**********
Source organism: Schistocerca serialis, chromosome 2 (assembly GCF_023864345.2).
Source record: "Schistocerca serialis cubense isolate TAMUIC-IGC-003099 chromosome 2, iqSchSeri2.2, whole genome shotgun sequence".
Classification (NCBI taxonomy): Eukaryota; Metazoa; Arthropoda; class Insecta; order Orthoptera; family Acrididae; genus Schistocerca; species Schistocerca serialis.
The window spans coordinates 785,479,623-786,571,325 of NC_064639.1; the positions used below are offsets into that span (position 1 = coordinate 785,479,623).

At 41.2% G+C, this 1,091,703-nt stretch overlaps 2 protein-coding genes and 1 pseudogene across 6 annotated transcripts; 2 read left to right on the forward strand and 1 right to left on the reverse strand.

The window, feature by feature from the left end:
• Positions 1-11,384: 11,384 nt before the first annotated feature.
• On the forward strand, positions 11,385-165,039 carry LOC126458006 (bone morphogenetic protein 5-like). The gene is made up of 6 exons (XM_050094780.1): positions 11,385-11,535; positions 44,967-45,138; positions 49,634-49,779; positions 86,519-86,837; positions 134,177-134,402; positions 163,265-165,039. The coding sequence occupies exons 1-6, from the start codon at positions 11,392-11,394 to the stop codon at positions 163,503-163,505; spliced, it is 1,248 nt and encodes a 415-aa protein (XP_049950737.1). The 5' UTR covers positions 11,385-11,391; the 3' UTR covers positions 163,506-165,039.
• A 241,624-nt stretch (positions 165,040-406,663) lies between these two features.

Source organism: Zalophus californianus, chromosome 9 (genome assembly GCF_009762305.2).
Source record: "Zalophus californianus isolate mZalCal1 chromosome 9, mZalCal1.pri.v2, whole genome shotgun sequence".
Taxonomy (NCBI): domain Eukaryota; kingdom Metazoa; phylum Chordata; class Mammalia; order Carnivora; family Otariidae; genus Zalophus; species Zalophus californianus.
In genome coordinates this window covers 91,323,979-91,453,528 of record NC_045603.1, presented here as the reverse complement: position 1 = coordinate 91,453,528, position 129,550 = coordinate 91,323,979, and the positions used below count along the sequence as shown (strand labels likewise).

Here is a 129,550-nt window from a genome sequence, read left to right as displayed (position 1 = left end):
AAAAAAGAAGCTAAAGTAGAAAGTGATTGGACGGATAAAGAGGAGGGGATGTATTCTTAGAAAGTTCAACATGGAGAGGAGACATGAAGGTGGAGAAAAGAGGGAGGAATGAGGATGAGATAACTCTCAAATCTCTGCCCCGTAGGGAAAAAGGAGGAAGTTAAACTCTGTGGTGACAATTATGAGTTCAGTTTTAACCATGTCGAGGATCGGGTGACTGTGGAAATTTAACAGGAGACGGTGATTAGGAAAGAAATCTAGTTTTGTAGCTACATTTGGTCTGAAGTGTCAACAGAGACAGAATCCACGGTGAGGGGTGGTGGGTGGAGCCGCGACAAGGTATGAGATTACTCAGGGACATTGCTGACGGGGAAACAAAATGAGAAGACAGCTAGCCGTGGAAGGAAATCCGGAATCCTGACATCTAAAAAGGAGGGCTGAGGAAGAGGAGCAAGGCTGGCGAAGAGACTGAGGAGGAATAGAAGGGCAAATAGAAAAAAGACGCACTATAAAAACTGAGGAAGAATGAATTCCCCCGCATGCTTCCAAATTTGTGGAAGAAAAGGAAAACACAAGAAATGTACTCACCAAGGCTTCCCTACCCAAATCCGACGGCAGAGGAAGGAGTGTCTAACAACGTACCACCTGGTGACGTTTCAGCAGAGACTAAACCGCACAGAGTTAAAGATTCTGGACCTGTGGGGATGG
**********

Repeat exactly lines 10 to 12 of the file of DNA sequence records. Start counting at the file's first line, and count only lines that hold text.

Source organism: Zalophus californianus, chromosome 9 (genome assembly GCF_009762305.2).
Source record: "Zalophus californianus isolate mZalCal1 chromosome 9, mZalCal1.pri.v2, whole genome shotgun sequence".
Taxonomy (NCBI): domain Eukaryota; kingdom Metazoa; phylum Chordata; class Mammalia; order Carnivora; family Otariidae; genus Zalophus; species Zalophus californianus.